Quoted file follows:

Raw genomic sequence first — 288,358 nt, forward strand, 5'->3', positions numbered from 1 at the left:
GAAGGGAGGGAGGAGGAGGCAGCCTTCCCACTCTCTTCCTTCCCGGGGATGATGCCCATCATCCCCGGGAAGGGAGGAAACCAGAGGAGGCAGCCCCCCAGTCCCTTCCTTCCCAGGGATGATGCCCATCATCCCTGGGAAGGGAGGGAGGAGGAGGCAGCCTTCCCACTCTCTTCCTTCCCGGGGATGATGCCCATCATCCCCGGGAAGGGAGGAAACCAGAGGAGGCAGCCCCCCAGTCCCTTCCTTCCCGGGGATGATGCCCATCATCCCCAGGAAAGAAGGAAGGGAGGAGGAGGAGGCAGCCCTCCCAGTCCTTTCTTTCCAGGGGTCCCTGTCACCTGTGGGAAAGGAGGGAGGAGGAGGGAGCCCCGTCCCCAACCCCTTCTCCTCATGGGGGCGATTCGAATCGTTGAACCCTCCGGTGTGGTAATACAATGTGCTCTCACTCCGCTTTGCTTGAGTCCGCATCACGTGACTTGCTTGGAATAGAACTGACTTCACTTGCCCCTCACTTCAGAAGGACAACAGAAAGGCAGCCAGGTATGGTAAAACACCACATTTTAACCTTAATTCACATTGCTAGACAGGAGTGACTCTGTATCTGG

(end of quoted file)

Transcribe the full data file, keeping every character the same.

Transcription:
Raw genomic sequence first — 288,358 nt, forward strand, 5'->3', positions numbered from 1 at the left:
GAAGGGAGGGAGGAGGAGGCAGCCTTCCCACTCTCTTCCTTCCCGGGGATGATGCCCATCATCCCCGGGAAGGGAGGAAACCAGAGGAGGCAGCCCCCCAGTCCCTTCCTTCCCAGGGATGATGCCCATCATCCCTGGGAAGGGAGGGAGGAGGAGGCAGCCTTCCCACTCTCTTCCTTCCCGGGGATGATGCCCATCATCCCCGGGAAGGGAGGAAACCAGAGGAGGCAGCCCCCCAGTCCCTTCCTTCCCGGGGATGATGCCCATCATCCCCAGGAAAGAAGGAAGGGAGGAGGAGGAGGCAGCCCTCCCAGTCCTTTCTTTCCAGGGGTCCCTGTCACCTGTGGGAAAGGAGGGAGGAGGAGGGAGCCCCGTCCCCAACCCCTTCTCCTCATGGGGGCGATTCGAATCGTTGAACCCTCCGGTGTGGTAATACAATGTGCTCTCACTCCGCTTTGCTTGAGTCCGCATCACGTGACTTGCTTGGAATAGAACTGACTTCACTTGCCCCTCACTTCAGAAGGACAACAGAAAGGCAGCCAGGTATGGTAAAACACCACATTTTAACCTTAATTCACATTGCTAGACAGGAGTGACTCTGTATCTGG